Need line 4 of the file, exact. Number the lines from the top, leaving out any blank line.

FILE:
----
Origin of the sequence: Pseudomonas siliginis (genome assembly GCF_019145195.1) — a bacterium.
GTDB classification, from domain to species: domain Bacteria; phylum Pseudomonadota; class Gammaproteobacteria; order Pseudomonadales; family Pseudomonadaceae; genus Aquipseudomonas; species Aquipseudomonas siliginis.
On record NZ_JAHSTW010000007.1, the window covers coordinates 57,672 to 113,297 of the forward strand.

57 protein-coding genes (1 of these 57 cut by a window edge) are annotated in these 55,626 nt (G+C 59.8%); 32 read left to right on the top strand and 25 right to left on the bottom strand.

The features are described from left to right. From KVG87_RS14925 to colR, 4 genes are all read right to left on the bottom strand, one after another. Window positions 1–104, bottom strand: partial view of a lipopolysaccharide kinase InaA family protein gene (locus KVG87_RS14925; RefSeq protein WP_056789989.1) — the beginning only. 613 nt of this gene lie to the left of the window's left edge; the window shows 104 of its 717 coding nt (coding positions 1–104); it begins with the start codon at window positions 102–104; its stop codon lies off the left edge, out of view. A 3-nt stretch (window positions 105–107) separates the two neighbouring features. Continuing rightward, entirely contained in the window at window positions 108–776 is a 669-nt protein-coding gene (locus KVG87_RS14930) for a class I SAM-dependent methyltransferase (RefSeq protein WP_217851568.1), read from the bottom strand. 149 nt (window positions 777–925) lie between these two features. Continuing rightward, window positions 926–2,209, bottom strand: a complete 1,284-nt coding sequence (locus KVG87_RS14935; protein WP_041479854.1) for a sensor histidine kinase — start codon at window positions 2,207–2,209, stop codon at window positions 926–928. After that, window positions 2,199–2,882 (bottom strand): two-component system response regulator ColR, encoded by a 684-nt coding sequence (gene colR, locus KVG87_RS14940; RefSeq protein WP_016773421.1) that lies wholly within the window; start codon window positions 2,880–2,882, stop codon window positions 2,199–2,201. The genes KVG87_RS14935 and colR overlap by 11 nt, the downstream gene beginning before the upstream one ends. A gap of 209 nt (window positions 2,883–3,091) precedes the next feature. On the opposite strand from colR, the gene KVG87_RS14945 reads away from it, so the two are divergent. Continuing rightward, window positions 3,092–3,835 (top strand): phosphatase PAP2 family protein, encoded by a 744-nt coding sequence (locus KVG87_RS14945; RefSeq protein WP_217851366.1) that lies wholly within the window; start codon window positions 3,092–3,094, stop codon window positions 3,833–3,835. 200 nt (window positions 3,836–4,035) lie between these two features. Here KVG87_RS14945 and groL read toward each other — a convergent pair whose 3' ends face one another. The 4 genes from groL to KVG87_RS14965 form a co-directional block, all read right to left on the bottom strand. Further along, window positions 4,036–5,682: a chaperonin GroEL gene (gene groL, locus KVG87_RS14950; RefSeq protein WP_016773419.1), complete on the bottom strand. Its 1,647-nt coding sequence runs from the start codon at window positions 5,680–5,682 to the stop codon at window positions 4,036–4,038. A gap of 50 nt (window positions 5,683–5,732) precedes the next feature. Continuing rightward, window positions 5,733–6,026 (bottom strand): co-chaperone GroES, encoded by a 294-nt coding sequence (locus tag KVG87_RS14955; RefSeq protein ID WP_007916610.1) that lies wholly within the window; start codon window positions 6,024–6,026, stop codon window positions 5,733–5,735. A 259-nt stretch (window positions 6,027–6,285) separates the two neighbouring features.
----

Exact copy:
57 protein-coding genes (1 of these 57 cut by a window edge) are annotated in these 55,626 nt (G+C 59.8%); 32 read left to right on the top strand and 25 right to left on the bottom strand.